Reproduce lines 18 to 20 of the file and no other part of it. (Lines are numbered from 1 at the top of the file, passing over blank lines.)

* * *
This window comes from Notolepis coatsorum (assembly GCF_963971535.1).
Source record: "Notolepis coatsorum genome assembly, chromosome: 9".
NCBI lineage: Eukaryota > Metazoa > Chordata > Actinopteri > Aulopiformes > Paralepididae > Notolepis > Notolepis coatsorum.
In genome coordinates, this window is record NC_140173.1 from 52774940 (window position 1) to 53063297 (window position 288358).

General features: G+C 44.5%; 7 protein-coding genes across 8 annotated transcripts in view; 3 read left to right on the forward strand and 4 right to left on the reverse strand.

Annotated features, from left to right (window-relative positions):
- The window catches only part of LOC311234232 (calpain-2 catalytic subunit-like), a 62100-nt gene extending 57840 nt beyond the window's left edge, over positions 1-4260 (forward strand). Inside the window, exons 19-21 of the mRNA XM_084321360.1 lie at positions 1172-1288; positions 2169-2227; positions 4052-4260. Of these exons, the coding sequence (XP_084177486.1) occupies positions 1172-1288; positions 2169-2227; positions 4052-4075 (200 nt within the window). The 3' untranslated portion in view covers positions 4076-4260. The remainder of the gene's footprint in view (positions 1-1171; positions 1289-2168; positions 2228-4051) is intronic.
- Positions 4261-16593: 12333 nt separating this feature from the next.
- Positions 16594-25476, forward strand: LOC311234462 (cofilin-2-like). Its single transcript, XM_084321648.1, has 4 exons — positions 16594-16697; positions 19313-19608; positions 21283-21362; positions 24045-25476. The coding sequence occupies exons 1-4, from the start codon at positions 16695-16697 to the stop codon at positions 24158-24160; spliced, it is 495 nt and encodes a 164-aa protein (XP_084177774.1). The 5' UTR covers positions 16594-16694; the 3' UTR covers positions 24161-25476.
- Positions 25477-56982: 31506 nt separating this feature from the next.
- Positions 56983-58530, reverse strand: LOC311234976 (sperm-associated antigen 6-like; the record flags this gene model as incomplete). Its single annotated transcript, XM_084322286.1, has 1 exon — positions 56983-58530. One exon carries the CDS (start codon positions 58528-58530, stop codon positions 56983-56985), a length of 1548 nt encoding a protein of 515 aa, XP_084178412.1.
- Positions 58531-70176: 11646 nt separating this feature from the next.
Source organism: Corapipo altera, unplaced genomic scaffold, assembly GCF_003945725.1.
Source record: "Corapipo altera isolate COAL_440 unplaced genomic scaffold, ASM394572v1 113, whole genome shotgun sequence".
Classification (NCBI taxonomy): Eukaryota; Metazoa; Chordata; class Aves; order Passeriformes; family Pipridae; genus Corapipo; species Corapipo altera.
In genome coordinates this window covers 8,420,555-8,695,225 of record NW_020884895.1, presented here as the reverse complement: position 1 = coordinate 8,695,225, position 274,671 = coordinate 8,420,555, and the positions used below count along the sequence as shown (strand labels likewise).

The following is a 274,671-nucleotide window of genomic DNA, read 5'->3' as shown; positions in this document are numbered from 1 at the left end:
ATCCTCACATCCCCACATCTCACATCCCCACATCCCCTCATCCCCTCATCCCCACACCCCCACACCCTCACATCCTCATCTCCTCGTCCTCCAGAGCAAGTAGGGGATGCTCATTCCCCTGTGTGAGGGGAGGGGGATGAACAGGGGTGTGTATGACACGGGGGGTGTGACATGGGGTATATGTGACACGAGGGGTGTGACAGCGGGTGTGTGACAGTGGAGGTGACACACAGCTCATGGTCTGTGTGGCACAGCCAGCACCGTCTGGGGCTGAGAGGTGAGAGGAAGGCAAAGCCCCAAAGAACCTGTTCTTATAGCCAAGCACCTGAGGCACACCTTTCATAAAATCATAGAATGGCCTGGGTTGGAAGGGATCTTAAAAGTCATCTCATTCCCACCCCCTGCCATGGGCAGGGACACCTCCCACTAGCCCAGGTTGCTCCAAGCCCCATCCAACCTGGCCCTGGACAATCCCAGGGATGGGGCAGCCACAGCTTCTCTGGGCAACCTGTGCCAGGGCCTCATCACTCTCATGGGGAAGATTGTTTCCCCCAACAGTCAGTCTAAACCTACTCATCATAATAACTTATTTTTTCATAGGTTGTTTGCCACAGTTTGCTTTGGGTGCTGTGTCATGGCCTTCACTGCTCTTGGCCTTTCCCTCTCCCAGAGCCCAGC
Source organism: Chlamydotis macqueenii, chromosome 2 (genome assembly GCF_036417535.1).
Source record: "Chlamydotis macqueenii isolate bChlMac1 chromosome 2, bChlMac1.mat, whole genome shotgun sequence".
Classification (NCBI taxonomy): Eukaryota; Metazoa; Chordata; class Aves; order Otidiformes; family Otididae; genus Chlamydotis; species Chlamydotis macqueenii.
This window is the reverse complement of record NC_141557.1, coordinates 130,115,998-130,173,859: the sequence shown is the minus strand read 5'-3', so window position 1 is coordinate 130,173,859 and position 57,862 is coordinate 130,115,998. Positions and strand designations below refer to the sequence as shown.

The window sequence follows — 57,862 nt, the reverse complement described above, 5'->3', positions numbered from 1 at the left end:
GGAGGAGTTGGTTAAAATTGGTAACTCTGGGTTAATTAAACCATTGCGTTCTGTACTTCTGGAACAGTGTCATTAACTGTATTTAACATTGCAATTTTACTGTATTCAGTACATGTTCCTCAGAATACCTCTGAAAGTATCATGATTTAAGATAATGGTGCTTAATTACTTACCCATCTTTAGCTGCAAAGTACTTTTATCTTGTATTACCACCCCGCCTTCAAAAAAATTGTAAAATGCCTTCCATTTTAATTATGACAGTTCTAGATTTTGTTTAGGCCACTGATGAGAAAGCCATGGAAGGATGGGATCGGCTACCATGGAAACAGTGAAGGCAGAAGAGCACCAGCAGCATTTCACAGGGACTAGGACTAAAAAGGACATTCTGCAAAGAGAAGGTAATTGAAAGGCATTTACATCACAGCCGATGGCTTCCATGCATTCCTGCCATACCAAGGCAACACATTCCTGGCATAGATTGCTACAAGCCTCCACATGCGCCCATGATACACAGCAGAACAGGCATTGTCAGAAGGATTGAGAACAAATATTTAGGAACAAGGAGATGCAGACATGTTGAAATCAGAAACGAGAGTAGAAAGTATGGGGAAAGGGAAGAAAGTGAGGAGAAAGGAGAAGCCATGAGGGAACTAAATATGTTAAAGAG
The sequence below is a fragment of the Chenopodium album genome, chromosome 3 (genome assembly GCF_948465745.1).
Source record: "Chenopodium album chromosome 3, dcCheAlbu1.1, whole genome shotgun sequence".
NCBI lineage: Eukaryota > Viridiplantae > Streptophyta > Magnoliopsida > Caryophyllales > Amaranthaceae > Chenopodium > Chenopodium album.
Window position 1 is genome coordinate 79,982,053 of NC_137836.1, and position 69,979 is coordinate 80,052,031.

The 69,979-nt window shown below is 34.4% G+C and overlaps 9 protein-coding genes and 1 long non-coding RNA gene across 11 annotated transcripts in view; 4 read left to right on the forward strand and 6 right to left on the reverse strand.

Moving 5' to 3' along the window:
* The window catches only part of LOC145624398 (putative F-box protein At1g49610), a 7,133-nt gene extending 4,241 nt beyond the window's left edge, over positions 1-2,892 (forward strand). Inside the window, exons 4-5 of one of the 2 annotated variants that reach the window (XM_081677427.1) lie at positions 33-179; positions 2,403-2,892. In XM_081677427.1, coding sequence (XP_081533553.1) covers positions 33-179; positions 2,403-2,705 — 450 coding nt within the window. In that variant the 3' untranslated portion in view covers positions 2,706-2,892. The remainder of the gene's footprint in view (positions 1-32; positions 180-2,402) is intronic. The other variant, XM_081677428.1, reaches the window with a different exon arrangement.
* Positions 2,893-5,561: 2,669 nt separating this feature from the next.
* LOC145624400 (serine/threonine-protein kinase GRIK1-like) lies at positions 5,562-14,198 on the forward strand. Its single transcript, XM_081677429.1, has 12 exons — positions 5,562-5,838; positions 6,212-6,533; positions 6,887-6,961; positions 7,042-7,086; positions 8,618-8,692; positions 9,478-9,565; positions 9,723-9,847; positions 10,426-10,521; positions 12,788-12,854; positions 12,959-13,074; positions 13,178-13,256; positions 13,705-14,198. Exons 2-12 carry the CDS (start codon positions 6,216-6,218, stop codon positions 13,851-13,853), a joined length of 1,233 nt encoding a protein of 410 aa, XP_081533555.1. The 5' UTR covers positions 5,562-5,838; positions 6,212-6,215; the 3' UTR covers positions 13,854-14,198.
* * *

ATCCTCACATCCCCACATCTCACATCCCCACATCCCCTCATCCCCTCATCCCCACACCCCCACACCCTCACATCCTCATCTCCTCGTCCTCCAGAGCAAGTAGGGGATGCTCATTCCCCTGTGTGAGGGGAGGGGGATGAACAGGGGTGTGTATGACACGGGGGGTGTGACATGGGGTATATGTGACACGAGGGGTGTGACAGCGGGTGTGTGACAGTGGAGGTGACACACAGCTCATGGTCTGTGTGGCACAGCCAGCACCGTCTGGGGCTGAGAGGTGAGAGGAAGGCAAAGCCCCAAAGAACCTGTTCTTATAGCCAAGCACCTGAGGCACACCTTTCATAAAATCATAGAATGGCCTGGGTTGGAAGGGATCTTAAAAGTCATCTCATTCCCACCCCCTGCCATGGGCAGGGACACCTCCCACTAGCCCAGGTTGCTCCAAGCCCCATCCAACCTGGCCCTGGACAATCCCAGGGATGGGGCAGCCACAGCTTCTCTGGGCAACCTGTGCCAGGGCCTCATCACTCTCATGGGGAAGATTGTTTCCCCCAACAGTCAGTCTAAACCTACTCATCATAATAACTTATTTTTTCATAGGTTGTTTGCCACAGTTTGCTTTGGGTGCTGTGTCATGGCCTTCACTGCTCTTGGCCTTTCCCTCTCCCAGAGCCCAGC
Source organism: Chlamydotis macqueenii, chromosome 2 (genome assembly GCF_036417535.1).
Source record: "Chlamydotis macqueenii isolate bChlMac1 chromosome 2, bChlMac1.mat, whole genome shotgun sequence".